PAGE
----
So, what does this have to to with Character Makeover? Keep on reading to find out!
Judianna Makovsky, Lindy Hemming and Jany Temime. Who are the people behind these names, and what do they mean to the Harry Potter movie world? These happen to be the women responsible for designing the costumes for the magical film franchise.
As I’ve previously mentioned: Costuming is a silent, visual and psychological force when you’re watching something, be it in a movie, a television show or on stage at a theatre. Along with the other technical aspects of a production, costuming is a necessary, integral part of a person’s viewing experience, as it helps do things like set the time period, location and mood of whatever it is you’re watching. Costumes can also give the viewer clues as to who the characters are, what their occupations may be, and can even influence how we feel toward certain characters, depending upon color, fabric and garment choices.
Thus, in order to make a macrocosm like the Harry Potter universe believable, the details separating muggles from magical beings can be seen in just about everything, including how the costume designers decided to dress all of those lovable, irascible, heroic, and/or contentious characters.
Welcome to my sixth and final installment of my Teen Titans (the 2003-2007 animated series) character makeover project. Sixth installment, you say? Well, yes, as I’ve decided to bookend the series with a makeover for Terra, despite her complicated relationship with our team of young, intrepid heroes.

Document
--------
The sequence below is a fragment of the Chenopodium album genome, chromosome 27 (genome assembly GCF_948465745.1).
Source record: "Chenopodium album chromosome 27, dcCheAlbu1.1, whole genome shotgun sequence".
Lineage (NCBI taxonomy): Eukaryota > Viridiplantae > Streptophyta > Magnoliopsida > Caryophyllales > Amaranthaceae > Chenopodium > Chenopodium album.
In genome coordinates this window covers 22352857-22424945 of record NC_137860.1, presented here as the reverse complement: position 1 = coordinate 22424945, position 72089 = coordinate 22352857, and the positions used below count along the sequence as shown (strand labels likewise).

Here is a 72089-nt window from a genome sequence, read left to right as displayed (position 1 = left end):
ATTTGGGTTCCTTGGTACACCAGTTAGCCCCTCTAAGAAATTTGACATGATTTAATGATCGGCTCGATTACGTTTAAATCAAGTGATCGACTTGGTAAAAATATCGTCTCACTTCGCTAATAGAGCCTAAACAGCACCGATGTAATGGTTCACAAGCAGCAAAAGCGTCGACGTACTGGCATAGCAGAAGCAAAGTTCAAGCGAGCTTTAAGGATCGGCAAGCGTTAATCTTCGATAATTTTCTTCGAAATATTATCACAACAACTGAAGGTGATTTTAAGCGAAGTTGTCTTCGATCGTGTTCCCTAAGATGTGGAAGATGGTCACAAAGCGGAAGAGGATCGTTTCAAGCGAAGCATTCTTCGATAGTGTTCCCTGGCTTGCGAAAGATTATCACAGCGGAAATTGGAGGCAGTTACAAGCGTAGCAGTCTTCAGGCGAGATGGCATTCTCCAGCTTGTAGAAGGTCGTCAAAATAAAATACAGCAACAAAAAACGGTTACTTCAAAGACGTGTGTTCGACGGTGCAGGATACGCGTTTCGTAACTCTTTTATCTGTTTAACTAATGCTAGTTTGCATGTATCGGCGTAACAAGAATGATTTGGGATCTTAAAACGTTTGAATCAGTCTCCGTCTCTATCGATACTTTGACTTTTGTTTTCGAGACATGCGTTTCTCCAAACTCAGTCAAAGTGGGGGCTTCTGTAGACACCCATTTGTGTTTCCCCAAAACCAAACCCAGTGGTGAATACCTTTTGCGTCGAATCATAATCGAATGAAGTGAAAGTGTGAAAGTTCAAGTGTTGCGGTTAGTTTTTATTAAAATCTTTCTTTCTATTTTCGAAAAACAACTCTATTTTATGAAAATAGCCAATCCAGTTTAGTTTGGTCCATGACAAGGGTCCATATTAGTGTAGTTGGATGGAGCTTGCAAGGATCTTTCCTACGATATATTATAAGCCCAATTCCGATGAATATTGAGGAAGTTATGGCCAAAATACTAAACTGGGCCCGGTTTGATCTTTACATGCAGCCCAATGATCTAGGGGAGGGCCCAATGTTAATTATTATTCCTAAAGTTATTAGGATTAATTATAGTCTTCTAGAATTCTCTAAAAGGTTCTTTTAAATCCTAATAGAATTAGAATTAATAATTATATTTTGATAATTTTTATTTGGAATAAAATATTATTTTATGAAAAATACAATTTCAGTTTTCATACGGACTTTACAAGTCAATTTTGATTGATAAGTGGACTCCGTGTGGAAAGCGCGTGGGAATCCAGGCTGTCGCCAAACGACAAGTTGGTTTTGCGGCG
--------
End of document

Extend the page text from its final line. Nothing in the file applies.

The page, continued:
NOTE: Please keep in mind that this is just my process, it’s not the only process! Also, depending upon the project, the order in which I proceed may differ.
Ever thought about a Star Wars-esque cosplay of Queen Amidala in one of her ornate, over-the-top, regal outfits? Perhaps a The Emperor’s New Groove’s Kuzco costume is more your speed. Or, maybe you have an OC that has some awesome millinery, but you’re just not sure how or where to get started on such a project. Well, hopefully this tutorial will be of some assistance!
This summer’s productions have taken me a little out of my comfort zone as a costume designer, which is great in the long run, as it helps me to build and develop new skills. Plus, with the amount of trial-and-error that occurred, my projects also taught me a lot about what doesn’t work, which, while frustrating at the time (for myself and the people assisting me), is beneficial going forward.
I could wander at length around most museums, finding endless, personal, and silent entertainment in what is on view. Personally, a great collection or exhibit has the ability to both exhilarate and to exhaust the mind; the inspiration I glean is abundant and utterly gratifying in the most sublime of manners.
There happen to be an amazing array of fashion and historic costume-inspired exhibits that are currently on view, or are slated for dates within the next year. Keep on reading to discover a few of the gems that I am really excited about!